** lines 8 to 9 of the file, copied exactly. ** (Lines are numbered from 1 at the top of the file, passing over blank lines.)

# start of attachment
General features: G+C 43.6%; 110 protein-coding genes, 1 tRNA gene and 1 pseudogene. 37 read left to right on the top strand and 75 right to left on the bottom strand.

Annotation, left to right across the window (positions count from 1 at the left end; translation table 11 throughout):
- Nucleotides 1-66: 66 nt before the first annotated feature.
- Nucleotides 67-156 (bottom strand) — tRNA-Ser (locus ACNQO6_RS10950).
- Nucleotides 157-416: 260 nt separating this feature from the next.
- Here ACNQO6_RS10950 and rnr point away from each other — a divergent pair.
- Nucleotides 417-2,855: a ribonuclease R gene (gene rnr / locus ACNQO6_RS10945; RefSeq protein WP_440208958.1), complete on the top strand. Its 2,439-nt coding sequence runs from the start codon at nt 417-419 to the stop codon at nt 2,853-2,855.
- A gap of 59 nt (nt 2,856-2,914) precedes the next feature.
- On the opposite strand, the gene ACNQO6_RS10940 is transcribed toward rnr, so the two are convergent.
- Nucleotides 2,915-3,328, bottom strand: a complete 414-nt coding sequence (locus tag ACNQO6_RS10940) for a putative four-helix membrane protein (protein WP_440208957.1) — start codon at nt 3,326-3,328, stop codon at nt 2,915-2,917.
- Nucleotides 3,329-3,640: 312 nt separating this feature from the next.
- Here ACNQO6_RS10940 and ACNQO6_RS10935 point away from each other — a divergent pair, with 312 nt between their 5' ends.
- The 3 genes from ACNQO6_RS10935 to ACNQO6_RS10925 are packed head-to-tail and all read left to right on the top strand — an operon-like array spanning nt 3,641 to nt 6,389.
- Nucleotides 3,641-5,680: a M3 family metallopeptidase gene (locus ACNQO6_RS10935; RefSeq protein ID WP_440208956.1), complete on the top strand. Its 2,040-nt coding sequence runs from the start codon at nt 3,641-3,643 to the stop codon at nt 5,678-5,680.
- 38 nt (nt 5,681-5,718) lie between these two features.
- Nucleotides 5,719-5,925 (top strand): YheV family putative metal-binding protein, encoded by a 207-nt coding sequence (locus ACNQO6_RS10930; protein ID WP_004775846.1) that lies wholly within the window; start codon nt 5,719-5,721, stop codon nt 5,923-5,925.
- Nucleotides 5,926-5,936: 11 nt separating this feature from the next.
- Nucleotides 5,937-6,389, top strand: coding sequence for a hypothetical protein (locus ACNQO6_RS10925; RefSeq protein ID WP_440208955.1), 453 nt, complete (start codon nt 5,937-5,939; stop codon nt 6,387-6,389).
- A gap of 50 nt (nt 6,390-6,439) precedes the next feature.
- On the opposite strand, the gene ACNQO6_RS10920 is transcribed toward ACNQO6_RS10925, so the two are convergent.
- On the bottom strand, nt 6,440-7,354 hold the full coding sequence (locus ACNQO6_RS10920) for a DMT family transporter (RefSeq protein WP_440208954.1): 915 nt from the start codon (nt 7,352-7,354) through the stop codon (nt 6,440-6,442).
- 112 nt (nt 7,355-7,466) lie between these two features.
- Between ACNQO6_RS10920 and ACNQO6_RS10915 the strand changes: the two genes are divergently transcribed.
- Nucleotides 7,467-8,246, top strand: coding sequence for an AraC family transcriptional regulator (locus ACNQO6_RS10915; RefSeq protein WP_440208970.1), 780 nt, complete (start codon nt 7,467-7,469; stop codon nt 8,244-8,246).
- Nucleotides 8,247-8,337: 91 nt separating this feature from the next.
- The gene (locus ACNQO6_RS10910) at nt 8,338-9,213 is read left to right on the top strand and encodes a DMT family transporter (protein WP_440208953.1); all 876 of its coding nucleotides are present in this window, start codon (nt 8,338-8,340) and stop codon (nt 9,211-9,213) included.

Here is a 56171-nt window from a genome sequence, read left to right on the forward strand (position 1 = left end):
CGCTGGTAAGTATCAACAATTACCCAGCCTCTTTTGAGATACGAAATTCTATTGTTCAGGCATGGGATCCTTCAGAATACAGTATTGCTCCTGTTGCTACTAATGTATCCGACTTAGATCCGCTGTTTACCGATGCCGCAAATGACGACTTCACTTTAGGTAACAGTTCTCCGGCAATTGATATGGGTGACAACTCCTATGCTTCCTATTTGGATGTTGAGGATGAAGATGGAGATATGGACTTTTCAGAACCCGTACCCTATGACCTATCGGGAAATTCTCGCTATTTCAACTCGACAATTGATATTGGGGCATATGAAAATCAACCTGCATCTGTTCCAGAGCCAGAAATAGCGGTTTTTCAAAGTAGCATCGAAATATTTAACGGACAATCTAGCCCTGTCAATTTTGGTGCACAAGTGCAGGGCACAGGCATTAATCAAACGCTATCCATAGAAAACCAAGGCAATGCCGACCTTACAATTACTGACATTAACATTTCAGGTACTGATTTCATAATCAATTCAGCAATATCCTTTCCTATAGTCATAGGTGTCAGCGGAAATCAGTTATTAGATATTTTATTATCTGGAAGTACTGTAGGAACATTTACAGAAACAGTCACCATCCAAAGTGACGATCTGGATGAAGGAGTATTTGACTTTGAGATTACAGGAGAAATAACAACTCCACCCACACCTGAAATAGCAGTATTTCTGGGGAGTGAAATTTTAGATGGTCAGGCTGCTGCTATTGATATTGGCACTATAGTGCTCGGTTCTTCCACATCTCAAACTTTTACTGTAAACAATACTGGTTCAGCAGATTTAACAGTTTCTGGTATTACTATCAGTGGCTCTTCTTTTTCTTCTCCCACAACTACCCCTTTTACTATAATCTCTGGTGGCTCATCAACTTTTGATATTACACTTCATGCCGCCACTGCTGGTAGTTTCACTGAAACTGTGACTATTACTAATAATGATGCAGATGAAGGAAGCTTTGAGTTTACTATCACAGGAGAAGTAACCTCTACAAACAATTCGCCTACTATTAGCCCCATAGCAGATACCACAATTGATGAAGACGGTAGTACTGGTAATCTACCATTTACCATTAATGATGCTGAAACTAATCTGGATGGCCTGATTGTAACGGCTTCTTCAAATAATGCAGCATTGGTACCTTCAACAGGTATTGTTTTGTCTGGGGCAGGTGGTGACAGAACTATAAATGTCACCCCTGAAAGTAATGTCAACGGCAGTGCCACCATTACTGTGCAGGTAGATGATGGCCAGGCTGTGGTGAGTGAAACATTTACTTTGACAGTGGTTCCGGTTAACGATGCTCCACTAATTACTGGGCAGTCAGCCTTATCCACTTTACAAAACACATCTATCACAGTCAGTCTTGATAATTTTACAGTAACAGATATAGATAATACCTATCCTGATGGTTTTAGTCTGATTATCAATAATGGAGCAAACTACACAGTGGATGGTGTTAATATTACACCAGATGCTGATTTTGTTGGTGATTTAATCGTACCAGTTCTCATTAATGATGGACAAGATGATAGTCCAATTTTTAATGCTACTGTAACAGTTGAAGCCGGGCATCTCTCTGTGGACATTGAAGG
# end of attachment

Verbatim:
- A gap of 59 nt (nt 2,856-2,914) precedes the next feature.
- On the opposite strand, the gene ACNQO6_RS10940 is transcribed toward rnr, so the two are convergent.